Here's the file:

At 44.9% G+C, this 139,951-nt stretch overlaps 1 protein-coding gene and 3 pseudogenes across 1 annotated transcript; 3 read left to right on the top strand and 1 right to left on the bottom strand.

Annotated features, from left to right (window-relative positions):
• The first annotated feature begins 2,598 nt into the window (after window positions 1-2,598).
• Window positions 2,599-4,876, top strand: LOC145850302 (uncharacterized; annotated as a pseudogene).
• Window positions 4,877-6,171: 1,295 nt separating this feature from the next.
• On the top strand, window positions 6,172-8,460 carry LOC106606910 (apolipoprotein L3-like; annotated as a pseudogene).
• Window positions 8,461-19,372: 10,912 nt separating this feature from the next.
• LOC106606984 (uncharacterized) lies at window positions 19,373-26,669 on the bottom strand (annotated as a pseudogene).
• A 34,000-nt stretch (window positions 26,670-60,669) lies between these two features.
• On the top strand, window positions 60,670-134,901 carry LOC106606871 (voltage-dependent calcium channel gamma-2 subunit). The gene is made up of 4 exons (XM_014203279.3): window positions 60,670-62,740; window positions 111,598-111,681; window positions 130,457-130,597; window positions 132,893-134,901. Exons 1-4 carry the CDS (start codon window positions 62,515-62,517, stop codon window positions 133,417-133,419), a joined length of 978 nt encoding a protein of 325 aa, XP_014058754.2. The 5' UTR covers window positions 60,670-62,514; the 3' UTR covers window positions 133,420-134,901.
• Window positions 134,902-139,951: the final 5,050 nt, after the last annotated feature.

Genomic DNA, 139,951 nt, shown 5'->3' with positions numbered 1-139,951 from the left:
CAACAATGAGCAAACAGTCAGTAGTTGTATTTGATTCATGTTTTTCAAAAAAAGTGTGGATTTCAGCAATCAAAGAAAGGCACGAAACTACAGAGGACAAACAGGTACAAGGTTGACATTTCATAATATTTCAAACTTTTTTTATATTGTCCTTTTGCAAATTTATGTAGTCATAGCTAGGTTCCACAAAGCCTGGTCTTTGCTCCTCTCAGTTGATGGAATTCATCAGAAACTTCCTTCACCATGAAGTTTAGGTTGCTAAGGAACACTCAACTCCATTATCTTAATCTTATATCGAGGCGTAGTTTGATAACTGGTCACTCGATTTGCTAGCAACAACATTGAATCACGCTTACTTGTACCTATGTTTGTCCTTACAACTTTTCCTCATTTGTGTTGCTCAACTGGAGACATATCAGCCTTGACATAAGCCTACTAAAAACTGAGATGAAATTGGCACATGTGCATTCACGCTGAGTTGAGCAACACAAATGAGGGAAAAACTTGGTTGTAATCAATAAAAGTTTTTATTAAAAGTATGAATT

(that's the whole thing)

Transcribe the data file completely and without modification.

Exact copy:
At 44.9% G+C, this 139,951-nt stretch overlaps 1 protein-coding gene and 3 pseudogenes across 1 annotated transcript; 3 read left to right on the top strand and 1 right to left on the bottom strand.

Annotated features, from left to right (window-relative positions):
• The first annotated feature begins 2,598 nt into the window (after window positions 1-2,598).
• Window positions 2,599-4,876, top strand: LOC145850302 (uncharacterized; annotated as a pseudogene).
• Window positions 4,877-6,171: 1,295 nt separating this feature from the next.
• On the top strand, window positions 6,172-8,460 carry LOC106606910 (apolipoprotein L3-like; annotated as a pseudogene).
• Window positions 8,461-19,372: 10,912 nt separating this feature from the next.
• LOC106606984 (uncharacterized) lies at window positions 19,373-26,669 on the bottom strand (annotated as a pseudogene).
• A 34,000-nt stretch (window positions 26,670-60,669) lies between these two features.
• On the top strand, window positions 60,670-134,901 carry LOC106606871 (voltage-dependent calcium channel gamma-2 subunit). The gene is made up of 4 exons (XM_014203279.3): window positions 60,670-62,740; window positions 111,598-111,681; window positions 130,457-130,597; window positions 132,893-134,901. Exons 1-4 carry the CDS (start codon window positions 62,515-62,517, stop codon window positions 133,417-133,419), a joined length of 978 nt encoding a protein of 325 aa, XP_014058754.2. The 5' UTR covers window positions 60,670-62,514; the 3' UTR covers window positions 133,420-134,901.
• Window positions 134,902-139,951: the final 5,050 nt, after the last annotated feature.

Genomic DNA, 139,951 nt, shown 5'->3' with positions numbered 1-139,951 from the left:
CAACAATGAGCAAACAGTCAGTAGTTGTATTTGATTCATGTTTTTCAAAAAAAGTGTGGATTTCAGCAATCAAAGAAAGGCACGAAACTACAGAGGACAAACAGGTACAAGGTTGACATTTCATAATATTTCAAACTTTTTTTATATTGTCCTTTTGCAAATTTATGTAGTCATAGCTAGGTTCCACAAAGCCTGGTCTTTGCTCCTCTCAGTTGATGGAATTCATCAGAAACTTCCTTCACCATGAAGTTTAGGTTGCTAAGGAACACTCAACTCCATTATCTTAATCTTATATCGAGGCGTAGTTTGATAACTGGTCACTCGATTTGCTAGCAACAACATTGAATCACGCTTACTTGTACCTATGTTTGTCCTTACAACTTTTCCTCATTTGTGTTGCTCAACTGGAGACATATCAGCCTTGACATAAGCCTACTAAAAACTGAGATGAAATTGGCACATGTGCATTCACGCTGAGTTGAGCAACACAAATGAGGGAAAAACTTGGTTGTAATCAATAAAAGTTTTTATTAAAAGTATGAATT